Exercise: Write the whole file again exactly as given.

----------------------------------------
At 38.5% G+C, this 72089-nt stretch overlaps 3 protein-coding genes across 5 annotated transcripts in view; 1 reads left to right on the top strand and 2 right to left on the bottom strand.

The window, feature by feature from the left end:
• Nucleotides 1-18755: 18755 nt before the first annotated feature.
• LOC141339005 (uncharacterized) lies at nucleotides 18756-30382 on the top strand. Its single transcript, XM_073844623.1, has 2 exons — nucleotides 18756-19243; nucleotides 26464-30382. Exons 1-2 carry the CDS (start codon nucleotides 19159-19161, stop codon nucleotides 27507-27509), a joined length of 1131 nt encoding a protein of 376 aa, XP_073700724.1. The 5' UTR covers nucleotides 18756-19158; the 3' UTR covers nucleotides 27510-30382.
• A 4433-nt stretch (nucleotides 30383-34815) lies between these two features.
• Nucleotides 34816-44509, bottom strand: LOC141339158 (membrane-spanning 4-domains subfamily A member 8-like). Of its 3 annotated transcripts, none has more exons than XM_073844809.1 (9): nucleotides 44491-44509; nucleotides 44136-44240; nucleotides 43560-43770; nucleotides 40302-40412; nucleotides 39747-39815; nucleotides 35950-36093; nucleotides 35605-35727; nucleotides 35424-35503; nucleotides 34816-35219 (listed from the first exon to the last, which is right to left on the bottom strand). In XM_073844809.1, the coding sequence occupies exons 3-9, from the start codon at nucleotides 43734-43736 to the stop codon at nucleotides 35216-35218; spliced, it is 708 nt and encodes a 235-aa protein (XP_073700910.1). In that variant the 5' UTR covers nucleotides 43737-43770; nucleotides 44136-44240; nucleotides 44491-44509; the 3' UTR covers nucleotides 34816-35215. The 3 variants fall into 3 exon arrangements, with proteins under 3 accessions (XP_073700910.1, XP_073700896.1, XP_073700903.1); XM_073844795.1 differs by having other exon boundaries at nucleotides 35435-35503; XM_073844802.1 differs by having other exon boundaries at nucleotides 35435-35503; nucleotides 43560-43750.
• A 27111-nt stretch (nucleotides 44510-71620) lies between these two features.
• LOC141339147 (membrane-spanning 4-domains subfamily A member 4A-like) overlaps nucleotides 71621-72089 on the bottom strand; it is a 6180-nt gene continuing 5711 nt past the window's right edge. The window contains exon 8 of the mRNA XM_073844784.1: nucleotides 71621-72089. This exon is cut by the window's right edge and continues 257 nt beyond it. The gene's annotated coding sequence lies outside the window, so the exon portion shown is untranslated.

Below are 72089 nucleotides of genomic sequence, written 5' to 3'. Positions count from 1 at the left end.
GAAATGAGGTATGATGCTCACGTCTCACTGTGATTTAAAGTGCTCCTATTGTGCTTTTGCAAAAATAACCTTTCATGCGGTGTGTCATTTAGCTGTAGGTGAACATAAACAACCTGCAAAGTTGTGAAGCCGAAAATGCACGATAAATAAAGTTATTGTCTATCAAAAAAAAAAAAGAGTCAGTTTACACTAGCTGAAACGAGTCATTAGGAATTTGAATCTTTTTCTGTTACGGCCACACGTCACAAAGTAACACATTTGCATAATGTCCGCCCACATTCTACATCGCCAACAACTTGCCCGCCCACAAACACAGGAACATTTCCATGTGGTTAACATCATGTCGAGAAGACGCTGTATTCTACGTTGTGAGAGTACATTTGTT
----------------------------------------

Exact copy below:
At 38.5% G+C, this 72089-nt stretch overlaps 3 protein-coding genes across 5 annotated transcripts in view; 1 reads left to right on the top strand and 2 right to left on the bottom strand.

The window, feature by feature from the left end:
• Nucleotides 1-18755: 18755 nt before the first annotated feature.
• LOC141339005 (uncharacterized) lies at nucleotides 18756-30382 on the top strand. Its single transcript, XM_073844623.1, has 2 exons — nucleotides 18756-19243; nucleotides 26464-30382. Exons 1-2 carry the CDS (start codon nucleotides 19159-19161, stop codon nucleotides 27507-27509), a joined length of 1131 nt encoding a protein of 376 aa, XP_073700724.1. The 5' UTR covers nucleotides 18756-19158; the 3' UTR covers nucleotides 27510-30382.
• A 4433-nt stretch (nucleotides 30383-34815) lies between these two features.
• Nucleotides 34816-44509, bottom strand: LOC141339158 (membrane-spanning 4-domains subfamily A member 8-like). Of its 3 annotated transcripts, none has more exons than XM_073844809.1 (9): nucleotides 44491-44509; nucleotides 44136-44240; nucleotides 43560-43770; nucleotides 40302-40412; nucleotides 39747-39815; nucleotides 35950-36093; nucleotides 35605-35727; nucleotides 35424-35503; nucleotides 34816-35219 (listed from the first exon to the last, which is right to left on the bottom strand). In XM_073844809.1, the coding sequence occupies exons 3-9, from the start codon at nucleotides 43734-43736 to the stop codon at nucleotides 35216-35218; spliced, it is 708 nt and encodes a 235-aa protein (XP_073700910.1). In that variant the 5' UTR covers nucleotides 43737-43770; nucleotides 44136-44240; nucleotides 44491-44509; the 3' UTR covers nucleotides 34816-35215. The 3 variants fall into 3 exon arrangements, with proteins under 3 accessions (XP_073700910.1, XP_073700896.1, XP_073700903.1); XM_073844795.1 differs by having other exon boundaries at nucleotides 35435-35503; XM_073844802.1 differs by having other exon boundaries at nucleotides 35435-35503; nucleotides 43560-43750.
• A 27111-nt stretch (nucleotides 44510-71620) lies between these two features.
• LOC141339147 (membrane-spanning 4-domains subfamily A member 4A-like) overlaps nucleotides 71621-72089 on the bottom strand; it is a 6180-nt gene continuing 5711 nt past the window's right edge. The window contains exon 8 of the mRNA XM_073844784.1: nucleotides 71621-72089. This exon is cut by the window's right edge and continues 257 nt beyond it. The gene's annotated coding sequence lies outside the window, so the exon portion shown is untranslated.

Below are 72089 nucleotides of genomic sequence, written 5' to 3'. Positions count from 1 at the left end.
GAAATGAGGTATGATGCTCACGTCTCACTGTGATTTAAAGTGCTCCTATTGTGCTTTTGCAAAAATAACCTTTCATGCGGTGTGTCATTTAGCTGTAGGTGAACATAAACAACCTGCAAAGTTGTGAAGCCGAAAATGCACGATAAATAAAGTTATTGTCTATCAAAAAAAAAAAAGAGTCAGTTTACACTAGCTGAAACGAGTCATTAGGAATTTGAATCTTTTTCTGTTACGGCCACACGTCACAAAGTAACACATTTGCATAATGTCCGCCCACATTCTACATCGCCAACAACTTGCCCGCCCACAAACACAGGAACATTTCCATGTGGTTAACATCATGTCGAGAAGACGCTGTATTCTACGTTGTGAGAGTACATTTGTT